Thursday, March 24, 2011

Affordable Housing and 8-30G

by Owen Deutsch

As an intern for the Connecticut Fair Housing Center, I've been asked to comment on section 8-30G of the Connecticut General Statues, commonly known as the Affordable Housing Appeals Procedure. Section 8-30G, enacted in 1989, was a boon to advocates for more fair and affordable housing in the state, but has also been highly controversial. This section of the statutes applies to cases where a developer proposes building affordable housing in any town where less than 10% of existing housing can be described as affordable (meaning a household earning less than 60-80% of the state or area's median income must spend no more than 30% of its income on total housing costs). If a town zoning or planning commission rejects a developer's application to build affordable housing in a residential area, the developer can then appeal the town's decision and the burden of proof would be on the town to prove that rejecting the development was, "necessary to protect substantial public interests in health, safety, or other matters…such public interests clearly outweigh the need for affordable housing; and…such public interests cannot be protected by reasonable changes to the affordable housing development".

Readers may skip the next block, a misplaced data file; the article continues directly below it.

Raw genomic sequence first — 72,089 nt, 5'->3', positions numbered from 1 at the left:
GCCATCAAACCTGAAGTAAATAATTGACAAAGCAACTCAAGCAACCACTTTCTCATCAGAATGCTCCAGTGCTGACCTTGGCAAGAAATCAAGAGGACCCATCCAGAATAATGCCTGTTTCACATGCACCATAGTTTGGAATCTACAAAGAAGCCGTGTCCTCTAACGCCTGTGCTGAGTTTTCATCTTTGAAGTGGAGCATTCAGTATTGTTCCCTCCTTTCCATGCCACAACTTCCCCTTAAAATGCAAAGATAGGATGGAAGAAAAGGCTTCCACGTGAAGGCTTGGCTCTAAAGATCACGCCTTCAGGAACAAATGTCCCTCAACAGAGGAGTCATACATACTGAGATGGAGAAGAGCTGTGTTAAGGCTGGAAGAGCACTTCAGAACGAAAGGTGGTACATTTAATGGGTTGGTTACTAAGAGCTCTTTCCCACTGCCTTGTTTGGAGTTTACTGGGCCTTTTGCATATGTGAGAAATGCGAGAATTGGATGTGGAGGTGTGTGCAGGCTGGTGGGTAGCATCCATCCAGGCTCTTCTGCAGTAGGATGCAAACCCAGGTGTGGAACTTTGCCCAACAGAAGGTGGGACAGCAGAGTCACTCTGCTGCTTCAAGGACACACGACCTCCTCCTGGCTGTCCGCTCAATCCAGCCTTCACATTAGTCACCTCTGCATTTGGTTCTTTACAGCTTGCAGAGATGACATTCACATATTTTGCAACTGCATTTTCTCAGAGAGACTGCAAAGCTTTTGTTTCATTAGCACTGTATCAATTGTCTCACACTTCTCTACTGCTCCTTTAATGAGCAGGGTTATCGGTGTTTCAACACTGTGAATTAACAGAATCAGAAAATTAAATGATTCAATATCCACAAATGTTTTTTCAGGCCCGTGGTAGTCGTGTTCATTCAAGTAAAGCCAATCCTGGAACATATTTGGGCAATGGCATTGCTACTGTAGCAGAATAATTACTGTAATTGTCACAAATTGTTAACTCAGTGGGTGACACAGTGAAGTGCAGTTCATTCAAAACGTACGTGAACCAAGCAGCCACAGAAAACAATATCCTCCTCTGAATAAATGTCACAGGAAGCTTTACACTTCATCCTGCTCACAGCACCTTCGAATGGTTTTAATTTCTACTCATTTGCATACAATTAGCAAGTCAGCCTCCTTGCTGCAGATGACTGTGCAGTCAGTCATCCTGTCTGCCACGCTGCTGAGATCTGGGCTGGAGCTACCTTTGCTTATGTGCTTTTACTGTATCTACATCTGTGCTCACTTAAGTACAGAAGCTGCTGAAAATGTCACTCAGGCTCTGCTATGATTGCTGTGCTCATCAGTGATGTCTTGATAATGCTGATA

more posts about housing:

Location Efficiency is More Important than Home Efficiency for Energy Savings

Low Carbon Housing for `Young Cities`: Experiences from Hashtgerd New Town, Iran

The Production of Urban Space in Vietnam’s Metropolis in the course of Transition: Internationalization, Polarization and Newly Emerging Lifestyles in Vietnamese Society

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